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Tapered fibertrodes for optoelectrical neural interfacing in small brain volumes with reduced artefacts

Abstract

Deciphering the neural patterns underlying brain functions is essential to understanding how neurons are organized into networks. This deciphering has been greatly facilitated by optogenetics and its combination with optoelectronic devices to control neural activity with millisecond temporal resolution and cell type specificity. However, targeting small brain volumes causes photoelectric artefacts, in particular when light emission and recording sites are close to each other. We take advantage of the photonic properties of tapered fibres to develop integrated ‘fibertrodes’ able to optically activate small brain volumes with abated photoelectric noise. Electrodes are positioned very close to light emitting points by non-planar microfabrication, with angled light emission allowing the simultaneous optogenetic manipulation and electrical read-out of one to three neurons, with no photoelectric artefacts, in vivo. The unconventional implementation of two-photon polymerization on the curved taper edge enables the fabrication of recoding sites all around the implant, making fibertrodes a promising complement to planar microimplants.

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Fig. 1: Fabrication process.
Fig. 2: Electrical characterization and extracellular recordings.
Fig. 3: Light emission properties in quasi-transparent solutions and related Monte Carlo simulations in scattering brain tissue.
Fig. 4: Light-induced photoelectric noise in PBS.
Fig. 5: In vivo test of the fibertrode.
Fig. 6: Scalability of the 2PP-based patterning process.

Data availability

The datasets generated and/or analysed during the current study are available from the corresponding authors on reasonable request and are available in the Zenodo repository (https://doi.org/10.5281/zenodo.6477861). Data on the optrode fabrication and in vitro optical measurements are available from B.S., A.B., L.S., F. Pisanello and M.D.V. Data on the in vivo use of tapered fibres are available from B.S., R.T.P., B.L.S. and F. Pisanello.

Code availability

The scripts related to the Monte Carlo simulations used in the current study are available from the corresponding authors on reasonable request and are available in the Zenodo repository (https://doi.org/10.5281/zenodo.6477861).

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Acknowledgements

B.S., A.B., M.B., F. Pisano and F. Pisanello acknowledge funding from the European Research Council under the European Union’s Horizon 2020 research and innovation programme (no. 677683); M.P. and M.D.V. acknowledge funding from the European Research Council under the European Union’s Horizon 2020 research and innovation programme (no. 692943). M.B., M.D.V. and F.Pisanello acknowledge funding from the European Research Council under the European Union’s Horizon 2020 research and innovation programme (no. 966674). F. Pisano, M.D.V. and F. Pisanello acknowledge funding from the European Union’s Horizon 2020 research and innovation programme (no. 101016787). L.S., M.D.V. and B.L.S. are funded by the US National Institutes of Health (U01NS094190). M.P., L.S., F. Pisanello, M.D.V. and B.L.S. are funded by the US National Institutes of Health (1UF1NS108177-01). A.B., F. Pisanello and M.D.V. also acknowledge funding from the European Union’s Horizon 2020 research and innovation programme (no. 828972). We also acknowledge J. Lee for help setting up the optrode fibre launch system.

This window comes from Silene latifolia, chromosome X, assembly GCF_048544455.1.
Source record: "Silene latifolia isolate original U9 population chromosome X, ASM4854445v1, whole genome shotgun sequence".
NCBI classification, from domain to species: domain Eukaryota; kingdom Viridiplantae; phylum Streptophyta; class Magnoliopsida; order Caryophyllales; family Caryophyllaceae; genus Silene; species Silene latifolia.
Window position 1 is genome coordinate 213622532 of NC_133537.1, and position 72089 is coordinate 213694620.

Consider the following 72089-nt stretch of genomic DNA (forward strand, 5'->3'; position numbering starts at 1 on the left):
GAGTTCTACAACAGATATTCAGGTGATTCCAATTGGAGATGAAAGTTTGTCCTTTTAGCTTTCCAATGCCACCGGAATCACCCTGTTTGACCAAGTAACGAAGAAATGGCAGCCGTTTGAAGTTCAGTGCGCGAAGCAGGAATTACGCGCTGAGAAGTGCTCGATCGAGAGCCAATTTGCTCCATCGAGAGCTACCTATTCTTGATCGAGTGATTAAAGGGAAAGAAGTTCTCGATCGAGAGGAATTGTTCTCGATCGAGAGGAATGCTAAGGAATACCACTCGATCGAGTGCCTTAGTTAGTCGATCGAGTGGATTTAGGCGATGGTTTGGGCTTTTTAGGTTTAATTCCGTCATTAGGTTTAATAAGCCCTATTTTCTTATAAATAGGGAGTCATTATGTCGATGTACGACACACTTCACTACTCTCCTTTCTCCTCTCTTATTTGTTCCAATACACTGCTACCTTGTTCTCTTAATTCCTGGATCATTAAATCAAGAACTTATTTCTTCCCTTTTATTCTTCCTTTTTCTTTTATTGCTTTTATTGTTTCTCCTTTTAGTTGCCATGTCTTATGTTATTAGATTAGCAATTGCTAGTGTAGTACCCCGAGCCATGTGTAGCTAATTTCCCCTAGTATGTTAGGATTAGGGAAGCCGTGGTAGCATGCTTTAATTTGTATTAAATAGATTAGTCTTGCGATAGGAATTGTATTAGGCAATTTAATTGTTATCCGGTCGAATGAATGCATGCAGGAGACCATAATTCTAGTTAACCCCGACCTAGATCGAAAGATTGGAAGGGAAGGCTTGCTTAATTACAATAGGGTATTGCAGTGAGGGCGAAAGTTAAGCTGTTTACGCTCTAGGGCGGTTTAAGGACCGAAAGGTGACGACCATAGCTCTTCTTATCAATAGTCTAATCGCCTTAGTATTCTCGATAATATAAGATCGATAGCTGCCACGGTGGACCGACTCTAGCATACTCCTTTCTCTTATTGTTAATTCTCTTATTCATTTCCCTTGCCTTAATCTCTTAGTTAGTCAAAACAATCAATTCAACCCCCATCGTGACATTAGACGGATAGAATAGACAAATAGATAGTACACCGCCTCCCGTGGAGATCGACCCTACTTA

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Contributions

A.B., B.S., M.P. and R.T.P. equally contributed to this work. A.B., M.P., M.B., A.R., M.D.V., F. Pisano and F. Pisanello developed the 2PP system and the related fibertrode. L.S., B.S., M.P., A.Q., F. Pisano, M.D.V. and F. Pisanello developed the FIB fabrication protocol and the related fibertrode. B.S., A.B., M.P., M.B. and F. Pisanello performed the optoelectrical characterization of the probes. B.S. and R.T.P. performed the in vivo experiments. B.S., A.B., M.P., F. Pisano, F. Pisanello, R.T.P., B.L.S., J.A.A. and M.D.V. analysed and discussed the in vivo data. B.L.S., R.T.P., B.S., D.D.L., F.D.N. and F. Pisanello developed the in vivo experiment protocols. A.B., B.S., L.S., F. Pisanello, M.D.V., B.L.S. and J.A.A. wrote the manuscript and prepared the figures with contributions from all authors. M.D.V., B.L.S., J.A.A. and F. Pisanello conceived the study and jointly supervised the work.

Corresponding authors

Correspondence to Barbara Spagnolo, Antonio Balena, Massimo De Vittorio or Ferruccio Pisanello.

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Competing interests

L.S., B.L.S., M.D.V. and F. Pisanello are founders of and hold private equity in Optogenix, a company that develops, produces and sells technologies to deliver light into the brain. Tapered fibres commercially available from Optogenix were used as tools in the research. The remaining authors declare no competing interests. F. Pisano and M.P. have been employed by OptogeniX. OptogeniX did not fund the research described in this work.

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Spagnolo, B., Balena, A., Peixoto, R.T. et al. Tapered fibertrodes for optoelectrical neural interfacing in small brain volumes with reduced artefacts. Nat. Mater. 21, 826–835 (2022). https://doi.org/10.1038/s41563-022-01272-8

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